Through the Church
Lisa Cooke

Through the Church by Lisa CookeChurch. The word by itself evokes a powerful image in the mind of most Americans. We imagine a building with a steeple, a gathering of like-minded people, the place people go to worship on Sunday or Saturday, at least on Easter or Christmas. Love it or hate it, church has been a part of our culture, and the culture of many parts of the rest of the world, for a long time.

We are admonished in Hebrews 10:25 not to forsake or neglect to meet together for the purpose of encouraging one another, to “stimulate one another to love and good deeds” as verse 24 says. Whether we realize it or not, the Body of Christ needs to assemble on a regular basis for its own health’s sake. We face a constant temptation toward lethargy and sluggishness in our Christian walk, and the weekly reminding of who we are in Christ, what He desires to accomplish through us, and His heart for the world is vital for our wellbeing. Church (assembling with the saints) is a place where our vision and purpose can be refreshed and energized so that we are able to work the harvest field of our lives with renewed strength. Church reminds us that Jesus is Lord and that we are His workmanship, created for good works.

But in Ephesians 3:10 we see another reason why church is so important.

“…so that through the church the manifold wisdom of God might now be made known to the rulers and authorities in the heavenly places.”

What an incredible opportunity we have! When I read this the other day, it changed how I looked at the gathering of saints that we call church. When the gospel is preached, not only are the people seated there listening, but also the “rulers and authorities in the heavenly places” are listening. Our praise and worship, our prayers, our expectant hearts all testify to the power of the unsearchable riches of Christ at work in our lives.

Our being in church isn’t just for us to be blessed, or even to hopefully bless the person next to us, but it has a far-reaching effect into the heavenly places. If we really understood this Bible verse, wouldn’t it change the way we approach church?

Angels are listening. Commentaries disagree on whether this verse means the holy angels or the fallen angels, but I’m thinking both groups are listening. We know from 1 Peter 1:12 that the gospel is something “which angels desire to look into.” The manifold wisdom of God is displayed in the gospel of Jesus Christ, and we can understand that the holy angels would be interested knowing these things. Gill’s Exposition of the Entire Bible, commenting on Isaiah 8:18, says that “they (God’s people) are a wonder to angels, that they should be chosen, redeemed and called.”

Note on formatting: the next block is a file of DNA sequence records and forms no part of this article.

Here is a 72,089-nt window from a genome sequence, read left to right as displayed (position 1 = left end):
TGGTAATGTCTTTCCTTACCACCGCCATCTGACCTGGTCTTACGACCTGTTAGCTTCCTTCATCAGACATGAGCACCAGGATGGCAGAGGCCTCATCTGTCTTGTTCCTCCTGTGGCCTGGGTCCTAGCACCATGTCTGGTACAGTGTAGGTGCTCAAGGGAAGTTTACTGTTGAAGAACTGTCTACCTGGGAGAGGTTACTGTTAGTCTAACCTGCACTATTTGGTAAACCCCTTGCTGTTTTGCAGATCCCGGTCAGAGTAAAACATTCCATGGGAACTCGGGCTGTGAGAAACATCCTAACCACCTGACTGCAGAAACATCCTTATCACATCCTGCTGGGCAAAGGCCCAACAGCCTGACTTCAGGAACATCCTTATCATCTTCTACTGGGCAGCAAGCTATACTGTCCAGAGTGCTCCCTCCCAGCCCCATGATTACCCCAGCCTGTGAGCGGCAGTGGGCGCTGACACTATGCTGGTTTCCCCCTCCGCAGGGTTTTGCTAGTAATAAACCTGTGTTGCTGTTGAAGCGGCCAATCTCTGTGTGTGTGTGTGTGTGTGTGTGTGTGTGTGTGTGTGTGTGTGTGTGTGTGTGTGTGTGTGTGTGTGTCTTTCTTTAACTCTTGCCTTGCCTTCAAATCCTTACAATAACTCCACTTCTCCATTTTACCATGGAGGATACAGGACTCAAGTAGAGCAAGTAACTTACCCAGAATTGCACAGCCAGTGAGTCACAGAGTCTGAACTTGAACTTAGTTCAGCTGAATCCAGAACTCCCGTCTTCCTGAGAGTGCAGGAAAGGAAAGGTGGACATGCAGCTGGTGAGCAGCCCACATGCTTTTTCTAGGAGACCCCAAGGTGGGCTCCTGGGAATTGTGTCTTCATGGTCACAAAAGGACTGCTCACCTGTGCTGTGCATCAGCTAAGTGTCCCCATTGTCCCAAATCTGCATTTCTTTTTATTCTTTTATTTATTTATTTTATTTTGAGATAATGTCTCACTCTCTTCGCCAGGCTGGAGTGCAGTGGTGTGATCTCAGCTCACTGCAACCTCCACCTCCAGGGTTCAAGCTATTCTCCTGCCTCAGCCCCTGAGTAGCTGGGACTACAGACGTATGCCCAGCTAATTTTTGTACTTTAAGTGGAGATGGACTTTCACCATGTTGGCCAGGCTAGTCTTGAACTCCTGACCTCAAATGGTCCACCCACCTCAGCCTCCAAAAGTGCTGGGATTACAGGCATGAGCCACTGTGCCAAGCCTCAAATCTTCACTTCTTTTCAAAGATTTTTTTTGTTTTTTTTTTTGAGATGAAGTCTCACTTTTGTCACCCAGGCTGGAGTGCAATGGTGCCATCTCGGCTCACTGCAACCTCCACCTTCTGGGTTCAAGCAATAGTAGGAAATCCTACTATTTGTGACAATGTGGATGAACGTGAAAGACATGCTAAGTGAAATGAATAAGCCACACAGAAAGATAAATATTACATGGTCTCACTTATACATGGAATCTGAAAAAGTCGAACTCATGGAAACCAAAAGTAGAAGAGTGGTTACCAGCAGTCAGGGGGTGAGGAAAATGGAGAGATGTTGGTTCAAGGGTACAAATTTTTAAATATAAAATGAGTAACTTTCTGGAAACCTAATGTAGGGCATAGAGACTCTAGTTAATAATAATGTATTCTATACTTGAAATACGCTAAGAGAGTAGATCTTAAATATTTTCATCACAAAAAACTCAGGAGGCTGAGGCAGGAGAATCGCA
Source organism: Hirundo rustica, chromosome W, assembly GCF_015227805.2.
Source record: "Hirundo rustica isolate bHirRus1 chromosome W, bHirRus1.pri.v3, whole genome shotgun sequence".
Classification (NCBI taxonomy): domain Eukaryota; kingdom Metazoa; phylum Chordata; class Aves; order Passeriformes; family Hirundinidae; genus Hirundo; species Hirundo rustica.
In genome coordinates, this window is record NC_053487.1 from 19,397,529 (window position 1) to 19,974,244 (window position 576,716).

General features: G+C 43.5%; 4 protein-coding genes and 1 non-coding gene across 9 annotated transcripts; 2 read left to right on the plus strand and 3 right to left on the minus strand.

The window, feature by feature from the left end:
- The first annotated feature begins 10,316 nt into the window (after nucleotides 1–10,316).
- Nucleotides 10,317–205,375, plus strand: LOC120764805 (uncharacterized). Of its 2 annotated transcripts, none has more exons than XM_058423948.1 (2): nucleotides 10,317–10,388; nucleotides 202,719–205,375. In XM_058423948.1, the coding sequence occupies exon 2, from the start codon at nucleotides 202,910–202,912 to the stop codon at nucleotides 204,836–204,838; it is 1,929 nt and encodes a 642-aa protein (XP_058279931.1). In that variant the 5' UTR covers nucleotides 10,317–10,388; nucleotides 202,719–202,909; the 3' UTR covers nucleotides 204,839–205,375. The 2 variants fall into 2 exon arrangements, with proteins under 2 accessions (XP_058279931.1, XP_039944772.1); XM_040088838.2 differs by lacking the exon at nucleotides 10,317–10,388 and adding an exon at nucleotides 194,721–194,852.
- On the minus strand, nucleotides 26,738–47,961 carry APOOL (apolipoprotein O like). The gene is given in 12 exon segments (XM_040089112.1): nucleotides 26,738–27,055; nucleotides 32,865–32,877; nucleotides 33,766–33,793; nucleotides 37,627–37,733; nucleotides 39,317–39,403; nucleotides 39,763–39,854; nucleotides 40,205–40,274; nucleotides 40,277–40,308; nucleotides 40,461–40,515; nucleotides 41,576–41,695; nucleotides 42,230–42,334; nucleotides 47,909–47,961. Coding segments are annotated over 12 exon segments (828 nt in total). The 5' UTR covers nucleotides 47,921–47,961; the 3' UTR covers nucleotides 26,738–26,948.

The phrase “rulers and authorities in heavenly places” however, in other scripture verses, tend to refer to fallen angels. Ephesians 6:12 tells us we wrestle against “the rulers, the authorities, against the cosmic powers over this present darkness, against the spiritual forces of evil in the heavenly places.” If we have to wrestle with these foes, why not take every opportunity to make known the manifold wisdom of God to them? The armor of God as defined in Ephesians 6:13-17 is surely descriptive of the wisdom of the gospel of Christ, so when we “put on” the armor, we are testifying to the fallen angels of our inheritance of that wisdom.

Our local churches are a microcosm of the worldwide church of Christ, His Body. Our church services are an opportunity as a portion of the Body of Christ to witness of all that God has given to His Bride. Alexander MacLaren said “All spiritual creatures, be they ‘higher’ or ‘lower’ can only know God by the observation of His acts.” John Piper called the church “the cosmic showcase of God’s mercy.” Let us engage ourselves with this mission of being a testimony to all who may be listening, that Christ is the “power of God and the wisdom of God” (1 Corinthians 1:24). May God be honored and glorified through us, His church.